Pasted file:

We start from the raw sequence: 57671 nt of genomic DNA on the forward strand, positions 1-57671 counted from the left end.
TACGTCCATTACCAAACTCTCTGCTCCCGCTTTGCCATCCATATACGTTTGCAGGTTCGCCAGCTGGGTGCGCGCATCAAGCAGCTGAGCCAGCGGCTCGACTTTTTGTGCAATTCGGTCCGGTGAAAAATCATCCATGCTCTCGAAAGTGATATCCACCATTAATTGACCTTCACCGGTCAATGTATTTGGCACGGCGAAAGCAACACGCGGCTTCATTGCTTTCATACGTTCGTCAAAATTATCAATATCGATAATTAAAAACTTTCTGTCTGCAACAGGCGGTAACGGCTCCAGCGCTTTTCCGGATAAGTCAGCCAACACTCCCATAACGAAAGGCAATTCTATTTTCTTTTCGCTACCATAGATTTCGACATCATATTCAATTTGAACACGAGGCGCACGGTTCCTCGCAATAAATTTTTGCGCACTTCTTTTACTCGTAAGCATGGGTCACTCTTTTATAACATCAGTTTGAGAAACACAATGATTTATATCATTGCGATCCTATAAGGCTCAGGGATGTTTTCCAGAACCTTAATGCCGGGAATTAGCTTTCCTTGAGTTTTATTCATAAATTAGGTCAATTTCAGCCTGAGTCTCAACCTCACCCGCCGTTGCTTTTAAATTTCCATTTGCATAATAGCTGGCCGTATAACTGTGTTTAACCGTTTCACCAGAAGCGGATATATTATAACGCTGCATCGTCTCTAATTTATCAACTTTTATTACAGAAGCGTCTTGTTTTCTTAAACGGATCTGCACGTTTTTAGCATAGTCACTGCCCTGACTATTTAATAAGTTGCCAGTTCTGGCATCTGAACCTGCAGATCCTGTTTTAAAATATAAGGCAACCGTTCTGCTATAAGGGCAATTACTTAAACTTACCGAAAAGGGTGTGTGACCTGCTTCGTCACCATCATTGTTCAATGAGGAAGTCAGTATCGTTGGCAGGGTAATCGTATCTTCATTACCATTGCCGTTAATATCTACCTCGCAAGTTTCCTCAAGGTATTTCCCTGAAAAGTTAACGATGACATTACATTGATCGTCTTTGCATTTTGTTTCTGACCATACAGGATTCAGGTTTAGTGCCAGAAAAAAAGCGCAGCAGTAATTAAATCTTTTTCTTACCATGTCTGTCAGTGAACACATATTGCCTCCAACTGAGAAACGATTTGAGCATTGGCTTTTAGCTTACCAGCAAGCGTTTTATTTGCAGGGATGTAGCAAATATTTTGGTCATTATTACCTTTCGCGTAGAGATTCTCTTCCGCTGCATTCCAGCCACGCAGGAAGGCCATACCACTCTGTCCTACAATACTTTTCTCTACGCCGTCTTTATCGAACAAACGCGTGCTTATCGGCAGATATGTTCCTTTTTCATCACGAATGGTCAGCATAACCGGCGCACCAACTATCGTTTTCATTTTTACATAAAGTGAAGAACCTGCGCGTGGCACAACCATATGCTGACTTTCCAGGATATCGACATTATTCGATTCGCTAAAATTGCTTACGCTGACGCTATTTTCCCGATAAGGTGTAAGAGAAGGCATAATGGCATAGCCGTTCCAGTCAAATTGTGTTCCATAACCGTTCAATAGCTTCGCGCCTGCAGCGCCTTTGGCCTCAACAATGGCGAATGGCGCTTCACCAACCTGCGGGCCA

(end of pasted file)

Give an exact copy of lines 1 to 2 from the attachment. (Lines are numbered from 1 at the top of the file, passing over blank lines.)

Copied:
We start from the raw sequence: 57671 nt of genomic DNA on the forward strand, positions 1-57671 counted from the left end.
TACGTCCATTACCAAACTCTCTGCTCCCGCTTTGCCATCCATATACGTTTGCAGGTTCGCCAGCTGGGTGCGCGCATCAAGCAGCTGAGCCAGCGGCTCGACTTTTTGTGCAATTCGGTCCGGTGAAAAATCATCCATGCTCTCGAAAGTGATATCCACCATTAATTGACCTTCACCGGTCAATGTATTTGGCACGGCGAAAGCAACACGCGGCTTCATTGCTTTCATACGTTCGTCAAAATTATCAATATCGATAATTAAAAACTTTCTGTCTGCAACAGGCGGTAACGGCTCCAGCGCTTTTCCGGATAAGTCAGCCAACACTCCCATAACGAAAGGCAATTCTATTTTCTTTTCGCTACCATAGATTTCGACATCATATTCAATTTGAACACGAGGCGCACGGTTCCTCGCAATAAATTTTTGCGCACTTCTTTTACTCGTAAGCATGGGTCACTCTTTTATAACATCAGTTTGAGAAACACAATGATTTATATCATTGCGATCCTATAAGGCTCAGGGATGTTTTCCAGAACCTTAATGCCGGGAATTAGCTTTCCTTGAGTTTTATTCATAAATTAGGTCAATTTCAGCCTGAGTCTCAACCTCACCCGCCGTTGCTTTTAAATTTCCATTTGCATAATAGCTGGCCGTATAACTGTGTTTAACCGTTTCACCAGAAGCGGATATATTATAACGCTGCATCGTCTCTAATTTATCAACTTTTATTACAGAAGCGTCTTGTTTTCTTAAACGGATCTGCACGTTTTTAGCATAGTCACTGCCCTGACTATTTAATAAGTTGCCAGTTCTGGCATCTGAACCTGCAGATCCTGTTTTAAAATATAAGGCAACCGTTCTGCTATAAGGGCAATTACTTAAACTTACCGAAAAGGGTGTGTGACCTGCTTCGTCACCATCATTGTTCAATGAGGAAGTCAGTATCGTTGGCAGGGTAATCGTATCTTCATTACCATTGCCGTTAATATCTACCTCGCAAGTTTCCTCAAGGTATTTCCCTGAAAAGTTAACGATGACATTACATTGATCGTCTTTGCATTTTGTTTCTGACCATACAGGATTCAGGTTTAGTGCCAGAAAAAAAGCGCAGCAGTAATTAAATCTTTTTCTTACCATGTCTGTCAGTGAACACATATTGCCTCCAACTGAGAAACGATTTGAGCATTGGCTTTTAGCTTACCAGCAAGCGTTTTATTTGCAGGGATGTAGCAAATATTTTGGTCATTATTACCTTTCGCGTAGAGATTCTCTTCCGCTGCATTCCAGCCACGCAGGAAGGCCATACCACTCTGTCCTACAATACTTTTCTCTACGCCGTCTTTATCGAACAAACGCGTGCTTATCGGCAGATATGTTCCTTTTTCATCACGAATGGTCAGCATAACCGGCGCACCAACTATCGTTTTCATTTTTACATAAAGTGAAGAACCTGCGCGTGGCACAACCATATGCTGACTTTCCAGGATATCGACATTATTCGATTCGCTAAAATTGCTTACGCTGACGCTATTTTCCCGATAAGGTGTAAGAGAAGGCATAATGGCATAGCCGTTCCAGTCAAATTGTGTTCCATAACCGTTCAATAGCTTCGCGCCTGCAGCGCCTTTGGCCTCAACAATGGCGAATGGCGCTTCACCAACCTGCGGGCCA